It's a fantastic film premise, and so rarely do historical events actually make great Hollywood hits without finessing, but Ben Affleck and Chris Terrio finessed a bit in areas that didn't need finessing but instead needed more realism. Alan Arkin's character, Lester Siegel, didn't actually exist – and that's the way his character feels on the screen. All of his interactions with John Goodman are simply there for Hollywood laughs (which all of the jokes were shown in the trailer... not that it really matters). Additionally, the perspective of the film is constantly changing (sure, it's mostly Tony Mendez's perspective, but sometimes it's the six diplomats', Iranian soldiers', Bryan Cranston's CIA team, and most baffling is the Canadian ambassador's maid who gets her own awkward ending at the conclusion of the film). On the topic of the ending, the finale of the film becomes every cliché "we did it" moment in films. The bad guys are right on there tail, but they're just too slow and incapable so the protagonists get away – cue emotional music and people applauding and hugging. It's like the Ron Howard film Apollo 13, but unnecessary. One final thing: those digital storyboards at the beginning of the movie were awful. Why not have a series of actual storyboards sitting on a desk that could arbitrarily tell the story of Iran? The narrator's voice was distracting as well – Ben Affleck could have easily read aloud the history of unrest in Iran (or maybe even President Carter).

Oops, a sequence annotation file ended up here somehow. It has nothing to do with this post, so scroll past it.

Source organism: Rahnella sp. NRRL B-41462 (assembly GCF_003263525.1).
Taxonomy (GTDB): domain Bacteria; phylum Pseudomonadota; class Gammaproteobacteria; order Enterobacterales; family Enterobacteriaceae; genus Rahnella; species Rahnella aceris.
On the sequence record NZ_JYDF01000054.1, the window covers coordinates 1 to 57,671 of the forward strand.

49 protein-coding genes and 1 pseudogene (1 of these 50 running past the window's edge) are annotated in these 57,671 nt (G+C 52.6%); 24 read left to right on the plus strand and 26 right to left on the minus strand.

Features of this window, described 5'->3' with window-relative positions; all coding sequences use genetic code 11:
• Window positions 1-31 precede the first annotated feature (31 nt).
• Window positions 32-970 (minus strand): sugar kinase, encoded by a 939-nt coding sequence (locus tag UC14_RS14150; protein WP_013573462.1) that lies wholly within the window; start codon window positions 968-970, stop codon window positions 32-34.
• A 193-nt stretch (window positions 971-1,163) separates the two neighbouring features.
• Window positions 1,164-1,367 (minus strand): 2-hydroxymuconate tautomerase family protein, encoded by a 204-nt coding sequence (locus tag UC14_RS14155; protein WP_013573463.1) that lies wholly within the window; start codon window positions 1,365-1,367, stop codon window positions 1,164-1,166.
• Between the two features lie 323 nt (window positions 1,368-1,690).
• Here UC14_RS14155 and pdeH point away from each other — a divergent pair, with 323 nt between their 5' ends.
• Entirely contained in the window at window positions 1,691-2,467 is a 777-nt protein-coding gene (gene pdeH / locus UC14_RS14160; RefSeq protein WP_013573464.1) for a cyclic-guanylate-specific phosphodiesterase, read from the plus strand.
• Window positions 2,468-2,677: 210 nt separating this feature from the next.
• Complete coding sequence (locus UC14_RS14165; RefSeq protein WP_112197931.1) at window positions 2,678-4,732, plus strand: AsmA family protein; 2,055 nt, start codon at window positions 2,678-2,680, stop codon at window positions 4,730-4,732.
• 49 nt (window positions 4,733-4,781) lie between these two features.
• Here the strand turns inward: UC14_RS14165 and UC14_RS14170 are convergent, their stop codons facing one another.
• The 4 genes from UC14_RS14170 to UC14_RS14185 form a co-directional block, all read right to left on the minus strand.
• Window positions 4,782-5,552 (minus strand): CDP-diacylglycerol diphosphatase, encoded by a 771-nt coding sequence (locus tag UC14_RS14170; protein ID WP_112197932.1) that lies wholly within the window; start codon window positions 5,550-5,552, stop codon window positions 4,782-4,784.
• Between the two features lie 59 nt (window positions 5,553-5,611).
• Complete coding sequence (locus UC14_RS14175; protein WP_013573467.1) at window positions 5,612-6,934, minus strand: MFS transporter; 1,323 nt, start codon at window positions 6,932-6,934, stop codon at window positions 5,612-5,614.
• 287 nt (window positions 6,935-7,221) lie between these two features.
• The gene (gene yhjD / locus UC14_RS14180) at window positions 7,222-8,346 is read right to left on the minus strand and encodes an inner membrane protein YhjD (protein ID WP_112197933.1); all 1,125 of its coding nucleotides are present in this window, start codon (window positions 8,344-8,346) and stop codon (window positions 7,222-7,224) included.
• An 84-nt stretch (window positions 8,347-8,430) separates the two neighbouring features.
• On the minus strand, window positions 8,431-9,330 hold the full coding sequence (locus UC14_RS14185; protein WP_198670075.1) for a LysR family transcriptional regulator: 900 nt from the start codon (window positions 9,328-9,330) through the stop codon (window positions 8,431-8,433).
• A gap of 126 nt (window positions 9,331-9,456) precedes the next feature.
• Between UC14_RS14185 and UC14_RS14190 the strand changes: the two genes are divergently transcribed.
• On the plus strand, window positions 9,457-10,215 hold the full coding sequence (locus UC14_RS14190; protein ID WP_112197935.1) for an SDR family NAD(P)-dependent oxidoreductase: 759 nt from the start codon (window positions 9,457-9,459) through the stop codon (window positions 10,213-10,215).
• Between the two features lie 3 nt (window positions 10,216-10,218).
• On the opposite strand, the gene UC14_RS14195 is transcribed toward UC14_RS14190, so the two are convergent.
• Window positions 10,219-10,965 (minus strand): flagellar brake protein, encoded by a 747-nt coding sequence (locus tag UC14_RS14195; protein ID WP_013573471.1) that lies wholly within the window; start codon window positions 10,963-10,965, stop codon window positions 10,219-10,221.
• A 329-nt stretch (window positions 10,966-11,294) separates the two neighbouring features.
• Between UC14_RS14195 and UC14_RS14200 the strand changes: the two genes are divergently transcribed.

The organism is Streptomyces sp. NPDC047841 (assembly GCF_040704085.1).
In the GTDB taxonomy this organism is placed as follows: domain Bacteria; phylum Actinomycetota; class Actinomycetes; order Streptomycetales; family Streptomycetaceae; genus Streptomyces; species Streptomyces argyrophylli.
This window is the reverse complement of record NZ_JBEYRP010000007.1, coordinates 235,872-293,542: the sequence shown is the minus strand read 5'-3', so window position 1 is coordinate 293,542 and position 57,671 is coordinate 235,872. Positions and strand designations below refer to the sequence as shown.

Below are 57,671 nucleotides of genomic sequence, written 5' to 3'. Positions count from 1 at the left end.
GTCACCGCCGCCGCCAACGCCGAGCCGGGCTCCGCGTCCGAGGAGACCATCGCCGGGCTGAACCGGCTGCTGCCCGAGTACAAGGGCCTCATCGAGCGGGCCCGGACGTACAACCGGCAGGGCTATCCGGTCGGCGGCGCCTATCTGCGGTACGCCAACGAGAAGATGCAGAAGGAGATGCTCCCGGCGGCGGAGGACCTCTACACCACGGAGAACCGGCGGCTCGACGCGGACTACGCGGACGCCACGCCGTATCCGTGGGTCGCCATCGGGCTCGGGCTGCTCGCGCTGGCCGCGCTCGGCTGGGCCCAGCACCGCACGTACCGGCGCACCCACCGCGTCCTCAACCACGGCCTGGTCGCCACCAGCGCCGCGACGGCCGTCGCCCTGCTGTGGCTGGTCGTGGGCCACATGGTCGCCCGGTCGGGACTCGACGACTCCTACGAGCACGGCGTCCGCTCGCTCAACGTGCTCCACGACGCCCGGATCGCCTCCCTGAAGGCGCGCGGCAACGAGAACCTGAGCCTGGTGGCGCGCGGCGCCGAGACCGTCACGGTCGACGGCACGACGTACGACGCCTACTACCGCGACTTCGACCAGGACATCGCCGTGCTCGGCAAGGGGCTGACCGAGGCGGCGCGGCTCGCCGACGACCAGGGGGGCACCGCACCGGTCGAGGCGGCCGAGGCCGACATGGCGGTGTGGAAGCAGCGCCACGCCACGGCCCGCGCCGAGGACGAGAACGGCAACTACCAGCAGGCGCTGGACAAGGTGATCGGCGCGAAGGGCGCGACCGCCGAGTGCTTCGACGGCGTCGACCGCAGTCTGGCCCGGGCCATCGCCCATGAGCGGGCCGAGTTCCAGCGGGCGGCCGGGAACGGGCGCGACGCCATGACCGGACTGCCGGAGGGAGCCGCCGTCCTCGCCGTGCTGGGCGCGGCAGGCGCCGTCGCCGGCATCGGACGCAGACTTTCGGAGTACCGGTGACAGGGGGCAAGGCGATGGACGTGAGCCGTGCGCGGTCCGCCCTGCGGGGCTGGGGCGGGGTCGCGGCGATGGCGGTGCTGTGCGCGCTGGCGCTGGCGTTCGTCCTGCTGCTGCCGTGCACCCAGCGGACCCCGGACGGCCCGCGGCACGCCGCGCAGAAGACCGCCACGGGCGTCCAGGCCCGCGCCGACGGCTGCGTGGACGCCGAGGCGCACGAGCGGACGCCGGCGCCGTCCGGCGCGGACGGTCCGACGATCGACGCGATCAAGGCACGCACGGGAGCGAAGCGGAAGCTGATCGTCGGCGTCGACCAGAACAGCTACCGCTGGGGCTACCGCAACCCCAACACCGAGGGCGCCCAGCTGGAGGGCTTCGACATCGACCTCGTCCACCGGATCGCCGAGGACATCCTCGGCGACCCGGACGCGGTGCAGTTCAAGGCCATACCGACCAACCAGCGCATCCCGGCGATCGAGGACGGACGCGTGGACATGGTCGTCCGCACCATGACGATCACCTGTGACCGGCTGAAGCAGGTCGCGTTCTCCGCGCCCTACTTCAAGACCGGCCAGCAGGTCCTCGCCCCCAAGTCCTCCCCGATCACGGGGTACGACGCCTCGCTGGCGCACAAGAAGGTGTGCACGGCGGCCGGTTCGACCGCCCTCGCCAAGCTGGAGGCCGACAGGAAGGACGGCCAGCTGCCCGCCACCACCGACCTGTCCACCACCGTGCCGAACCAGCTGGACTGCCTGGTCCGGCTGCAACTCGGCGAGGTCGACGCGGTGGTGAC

It's easy to pick at the flaws, but this is still a pretty strong film. The thrills are wildly intense at times, and Affleck's direction feels authentic within this '70s period piece. The flaws that I mentioned above don't take away from the film, but they are severely problematic. Had Steve McQueen directed this, it might've felt more like his 2008 debut film Hunger primarily following the six diplomats, and if Ron Howard had made Argo it would have been more of a character study following Tony Mendez, but these are all speculative what-ifs. Ben Affleck made the film, and this is what it is – and it's not that great, but it's not too bad either
My ranking: 3.6/5
Saturday, December 1, 2012